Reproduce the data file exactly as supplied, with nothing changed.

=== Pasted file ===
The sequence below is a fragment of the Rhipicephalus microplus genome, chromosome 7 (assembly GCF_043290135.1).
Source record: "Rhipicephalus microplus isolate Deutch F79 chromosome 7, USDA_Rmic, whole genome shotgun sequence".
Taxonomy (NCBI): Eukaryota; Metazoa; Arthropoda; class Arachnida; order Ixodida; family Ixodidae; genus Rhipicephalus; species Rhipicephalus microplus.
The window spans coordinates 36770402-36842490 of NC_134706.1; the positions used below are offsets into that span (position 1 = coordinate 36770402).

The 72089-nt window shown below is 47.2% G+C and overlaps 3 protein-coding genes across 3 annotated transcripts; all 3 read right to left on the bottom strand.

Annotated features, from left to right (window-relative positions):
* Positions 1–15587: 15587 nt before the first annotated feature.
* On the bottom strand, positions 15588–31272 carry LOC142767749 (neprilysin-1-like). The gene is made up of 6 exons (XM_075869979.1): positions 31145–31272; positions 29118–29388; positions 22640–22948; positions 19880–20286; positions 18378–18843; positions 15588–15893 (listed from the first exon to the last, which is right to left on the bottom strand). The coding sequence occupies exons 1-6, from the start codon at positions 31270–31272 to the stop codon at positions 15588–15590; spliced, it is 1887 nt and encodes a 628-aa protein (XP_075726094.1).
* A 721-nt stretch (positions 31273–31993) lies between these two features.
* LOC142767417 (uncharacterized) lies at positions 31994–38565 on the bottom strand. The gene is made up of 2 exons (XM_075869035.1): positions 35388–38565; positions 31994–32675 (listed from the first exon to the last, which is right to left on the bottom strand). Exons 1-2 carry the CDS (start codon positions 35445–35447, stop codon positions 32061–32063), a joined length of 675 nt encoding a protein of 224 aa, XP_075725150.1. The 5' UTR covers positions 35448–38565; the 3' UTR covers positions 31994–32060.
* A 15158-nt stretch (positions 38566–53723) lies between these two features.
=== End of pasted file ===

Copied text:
The sequence below is a fragment of the Rhipicephalus microplus genome, chromosome 7 (assembly GCF_043290135.1).
Source record: "Rhipicephalus microplus isolate Deutch F79 chromosome 7, USDA_Rmic, whole genome shotgun sequence".
Taxonomy (NCBI): Eukaryota; Metazoa; Arthropoda; class Arachnida; order Ixodida; family Ixodidae; genus Rhipicephalus; species Rhipicephalus microplus.
The window spans coordinates 36770402-36842490 of NC_134706.1; the positions used below are offsets into that span (position 1 = coordinate 36770402).

The 72089-nt window shown below is 47.2% G+C and overlaps 3 protein-coding genes across 3 annotated transcripts; all 3 read right to left on the bottom strand.

Annotated features, from left to right (window-relative positions):
* Positions 1–15587: 15587 nt before the first annotated feature.
* On the bottom strand, positions 15588–31272 carry LOC142767749 (neprilysin-1-like). The gene is made up of 6 exons (XM_075869979.1): positions 31145–31272; positions 29118–29388; positions 22640–22948; positions 19880–20286; positions 18378–18843; positions 15588–15893 (listed from the first exon to the last, which is right to left on the bottom strand). The coding sequence occupies exons 1-6, from the start codon at positions 31270–31272 to the stop codon at positions 15588–15590; spliced, it is 1887 nt and encodes a 628-aa protein (XP_075726094.1).
* A 721-nt stretch (positions 31273–31993) lies between these two features.
* LOC142767417 (uncharacterized) lies at positions 31994–38565 on the bottom strand. The gene is made up of 2 exons (XM_075869035.1): positions 35388–38565; positions 31994–32675 (listed from the first exon to the last, which is right to left on the bottom strand). Exons 1-2 carry the CDS (start codon positions 35445–35447, stop codon positions 32061–32063), a joined length of 675 nt encoding a protein of 224 aa, XP_075725150.1. The 5' UTR covers positions 35448–38565; the 3' UTR covers positions 31994–32060.
* A 15158-nt stretch (positions 38566–53723) lies between these two features.